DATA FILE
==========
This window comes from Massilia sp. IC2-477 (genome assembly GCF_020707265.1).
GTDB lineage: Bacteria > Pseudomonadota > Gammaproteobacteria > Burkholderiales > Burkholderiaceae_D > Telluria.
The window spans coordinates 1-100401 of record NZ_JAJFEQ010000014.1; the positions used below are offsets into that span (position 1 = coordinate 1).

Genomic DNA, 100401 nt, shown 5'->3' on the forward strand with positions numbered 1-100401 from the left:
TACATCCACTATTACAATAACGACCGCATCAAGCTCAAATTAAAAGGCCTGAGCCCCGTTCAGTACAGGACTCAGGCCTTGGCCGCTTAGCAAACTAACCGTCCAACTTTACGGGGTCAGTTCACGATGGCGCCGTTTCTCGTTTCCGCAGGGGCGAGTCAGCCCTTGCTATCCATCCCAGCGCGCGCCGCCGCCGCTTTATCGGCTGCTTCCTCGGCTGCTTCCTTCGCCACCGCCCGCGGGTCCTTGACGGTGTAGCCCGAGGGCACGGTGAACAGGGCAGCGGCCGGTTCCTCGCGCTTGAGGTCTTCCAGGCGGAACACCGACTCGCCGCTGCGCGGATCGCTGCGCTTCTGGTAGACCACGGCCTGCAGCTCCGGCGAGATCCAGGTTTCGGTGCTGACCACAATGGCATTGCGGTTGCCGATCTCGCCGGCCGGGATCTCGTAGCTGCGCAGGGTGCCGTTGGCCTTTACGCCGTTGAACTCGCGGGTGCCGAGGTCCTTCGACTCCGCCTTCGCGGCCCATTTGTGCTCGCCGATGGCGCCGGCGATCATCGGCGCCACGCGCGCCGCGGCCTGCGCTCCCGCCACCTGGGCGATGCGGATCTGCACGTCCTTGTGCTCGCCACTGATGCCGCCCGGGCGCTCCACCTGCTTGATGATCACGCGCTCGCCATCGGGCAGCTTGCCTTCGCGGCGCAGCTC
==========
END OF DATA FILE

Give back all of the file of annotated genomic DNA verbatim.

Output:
This window comes from Massilia sp. IC2-477 (genome assembly GCF_020707265.1).
GTDB lineage: Bacteria > Pseudomonadota > Gammaproteobacteria > Burkholderiales > Burkholderiaceae_D > Telluria.
The window spans coordinates 1-100401 of record NZ_JAJFEQ010000014.1; the positions used below are offsets into that span (position 1 = coordinate 1).

Genomic DNA, 100401 nt, shown 5'->3' on the forward strand with positions numbered 1-100401 from the left:
TACATCCACTATTACAATAACGACCGCATCAAGCTCAAATTAAAAGGCCTGAGCCCCGTTCAGTACAGGACTCAGGCCTTGGCCGCTTAGCAAACTAACCGTCCAACTTTACGGGGTCAGTTCACGATGGCGCCGTTTCTCGTTTCCGCAGGGGCGAGTCAGCCCTTGCTATCCATCCCAGCGCGCGCCGCCGCCGCTTTATCGGCTGCTTCCTCGGCTGCTTCCTTCGCCACCGCCCGCGGGTCCTTGACGGTGTAGCCCGAGGGCACGGTGAACAGGGCAGCGGCCGGTTCCTCGCGCTTGAGGTCTTCCAGGCGGAACACCGACTCGCCGCTGCGCGGATCGCTGCGCTTCTGGTAGACCACGGCCTGCAGCTCCGGCGAGATCCAGGTTTCGGTGCTGACCACAATGGCATTGCGGTTGCCGATCTCGCCGGCCGGGATCTCGTAGCTGCGCAGGGTGCCGTTGGCCTTTACGCCGTTGAACTCGCGGGTGCCGAGGTCCTTCGACTCCGCCTTCGCGGCCCATTTGTGCTCGCCGATGGCGCCGGCGATCATCGGCGCCACGCGCGCCGCGGCCTGCGCTCCCGCCACCTGGGCGATGCGGATCTGCACGTCCTTGTGCTCGCCACTGATGCCGCCCGGGCGCTCCACCTGCTTGATGATCACGCGCTCGCCATCGGGCAGCTTGCCTTCGCGGCGCAGCTC